James Governor's Monkchips

Log Management and Analysis as a market in its own right

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System logs are one of the great untapped data resources of IT shops. They are analysed, usually in a silo context, often for a machine-specific task such as capacity management, performance analysis or used for post-exceptionaudits. Log files from different systems are not usually brought together and mined, or indexed, for post-hoc reporting, let alone real time analysis.
Security customers and vendors are one constituency that has naturally tended to appreciate the value of event logs. But usually this information is considered in quite a narrow context. Its all about correlating security and network data. That is not to say that companies like Tripwire or CyberTrust or QCC don’t provide a valuable service. But its clearly bounded, and concerns a particular set of risks.
Compliance to corporate or regulatory standards on the other hand is a much broader issue, which security incident management is just one element of. Compliance is a business process issue that goes far beyond tracking intrusion detection exceptions and patterns.
There are some vendors and technologies emerging that are looking to challenge the idea that log data is cheap, and should be written to background storage in case they are needed later.
Log management and analysis is not a subset of security incident management (SIM). In fact SIM is a subset of log management.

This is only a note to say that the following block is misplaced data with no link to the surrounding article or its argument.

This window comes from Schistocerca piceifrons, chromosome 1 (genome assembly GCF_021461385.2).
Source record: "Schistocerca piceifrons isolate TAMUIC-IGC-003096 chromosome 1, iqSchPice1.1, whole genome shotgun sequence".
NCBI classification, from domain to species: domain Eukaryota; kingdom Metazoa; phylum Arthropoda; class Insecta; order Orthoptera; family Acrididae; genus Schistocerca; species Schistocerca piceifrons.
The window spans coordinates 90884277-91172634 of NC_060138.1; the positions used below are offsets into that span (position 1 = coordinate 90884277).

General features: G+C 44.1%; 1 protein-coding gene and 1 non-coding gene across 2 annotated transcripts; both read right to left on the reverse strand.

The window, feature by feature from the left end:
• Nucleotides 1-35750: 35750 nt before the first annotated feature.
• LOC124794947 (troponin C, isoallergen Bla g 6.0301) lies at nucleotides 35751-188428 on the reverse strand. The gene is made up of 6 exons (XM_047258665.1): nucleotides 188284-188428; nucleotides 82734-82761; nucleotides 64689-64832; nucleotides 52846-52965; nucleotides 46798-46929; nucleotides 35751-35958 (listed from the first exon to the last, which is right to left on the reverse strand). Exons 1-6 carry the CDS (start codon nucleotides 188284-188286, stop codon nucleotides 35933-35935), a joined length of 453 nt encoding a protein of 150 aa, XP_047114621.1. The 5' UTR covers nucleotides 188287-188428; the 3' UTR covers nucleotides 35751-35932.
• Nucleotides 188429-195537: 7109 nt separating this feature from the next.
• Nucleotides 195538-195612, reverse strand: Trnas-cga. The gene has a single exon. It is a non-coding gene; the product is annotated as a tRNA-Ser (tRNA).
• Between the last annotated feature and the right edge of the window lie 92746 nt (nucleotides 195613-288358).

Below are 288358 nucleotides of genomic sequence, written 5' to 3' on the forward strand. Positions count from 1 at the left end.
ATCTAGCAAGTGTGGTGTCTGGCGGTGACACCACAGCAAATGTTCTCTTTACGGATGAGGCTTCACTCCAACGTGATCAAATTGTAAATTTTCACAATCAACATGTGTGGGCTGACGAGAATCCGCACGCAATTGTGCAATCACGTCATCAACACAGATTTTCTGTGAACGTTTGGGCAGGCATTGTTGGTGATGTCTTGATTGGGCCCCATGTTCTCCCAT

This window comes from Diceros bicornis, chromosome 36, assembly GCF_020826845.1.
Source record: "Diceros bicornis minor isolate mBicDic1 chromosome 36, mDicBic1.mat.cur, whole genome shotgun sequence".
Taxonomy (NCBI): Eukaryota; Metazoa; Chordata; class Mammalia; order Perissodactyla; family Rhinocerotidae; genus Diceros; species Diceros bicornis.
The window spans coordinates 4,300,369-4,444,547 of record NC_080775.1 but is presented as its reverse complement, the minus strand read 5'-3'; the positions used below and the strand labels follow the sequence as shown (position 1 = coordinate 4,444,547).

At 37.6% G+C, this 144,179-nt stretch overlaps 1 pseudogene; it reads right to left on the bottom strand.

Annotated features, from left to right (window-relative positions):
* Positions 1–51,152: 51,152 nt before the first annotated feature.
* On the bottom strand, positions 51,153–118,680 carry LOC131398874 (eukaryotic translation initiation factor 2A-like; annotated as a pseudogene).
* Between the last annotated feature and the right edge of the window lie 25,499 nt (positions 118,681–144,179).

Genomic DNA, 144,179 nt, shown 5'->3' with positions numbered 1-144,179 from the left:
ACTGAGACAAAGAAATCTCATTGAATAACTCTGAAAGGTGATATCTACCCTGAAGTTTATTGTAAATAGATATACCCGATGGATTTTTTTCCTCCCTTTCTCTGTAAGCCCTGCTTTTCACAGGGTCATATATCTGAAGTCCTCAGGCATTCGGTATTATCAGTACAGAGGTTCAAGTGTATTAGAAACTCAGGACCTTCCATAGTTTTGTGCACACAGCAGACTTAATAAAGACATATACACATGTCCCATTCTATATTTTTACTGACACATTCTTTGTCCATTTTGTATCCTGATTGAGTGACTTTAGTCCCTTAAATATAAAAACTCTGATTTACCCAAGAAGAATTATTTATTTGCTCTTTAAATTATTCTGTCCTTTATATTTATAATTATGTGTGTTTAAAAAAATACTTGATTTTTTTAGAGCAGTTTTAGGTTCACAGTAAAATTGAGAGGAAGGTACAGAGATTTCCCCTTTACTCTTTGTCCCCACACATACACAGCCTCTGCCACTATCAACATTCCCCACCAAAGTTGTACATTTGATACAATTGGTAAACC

Log data can be tremendously valuable.  I would point to LogLogic, LogRhythm and Splunk as some organisations to check out. You should check out the Splunk homepage, if only to see the rather amusing “What’s H0rked in your infrastructure today?” homepage. You can download Splunk and check it out. Get a feel for log analysis. Prism EventTracker and Network-Intelligence are another couple of firms in the space.
So what’s up with Log analysis? What is your approach? Are you using it in a compliance context? At RedMonk we have decided to track log management and analysis as a sector in its own right, as part of our compliance oriented architecture research.
Where does compliance meet log management and analysis? In reporting. Its all about reporting. How do you get IT talking to the business? Provide reports in a language they understand – like Sarbanes-Oxley or MiFID. If you’re going to pay a vendor money for a log analysis solution demand canned reports your business managers will appreciate. Expect them to drive business semantics into the software for you.
If you are a vendor of a log management tool, or a customer, please let us know – we would very much like to speak to you. Cote talked to our thinking here.
disclaimer: I recently met up with Andy Lark, chief marketing officer of LogLogic, a pal first and a RedMonk client second, and we drank some fine wine at Bedales and talked business. I also know Andy Grolnick , LogRhythm president, and would like to win the company as a client. Stephen O’Grady looked at Splunk, which is open source, and said it is interesting. I have friends at Tripwire and QCC. I had lunch with CyberTrust last week. I think that’s it.


  1. Congratulation, I had never seen an analyst covering the logging and reporting needs of an organization.
    I feel these issues to be critical and, I had some wins because we could provide the customer with superior logging facilities (I even have a customer that set up SAS just for log analyses to better provide information to the business areas).
    Most customers, unfortunatelly, don’t realise the gains in having the business side understanding what and to who the I.T. folks are servig their services so, most reporting capabilities are tied with the skills of the scripter, …

  2. as usual you’re right on the money jaime. should i be thinking about SAS as a log management vendor- is their stuff packaged that way at all?

    maybe we can do a briefing with you me and Cote and nail some thoughts down…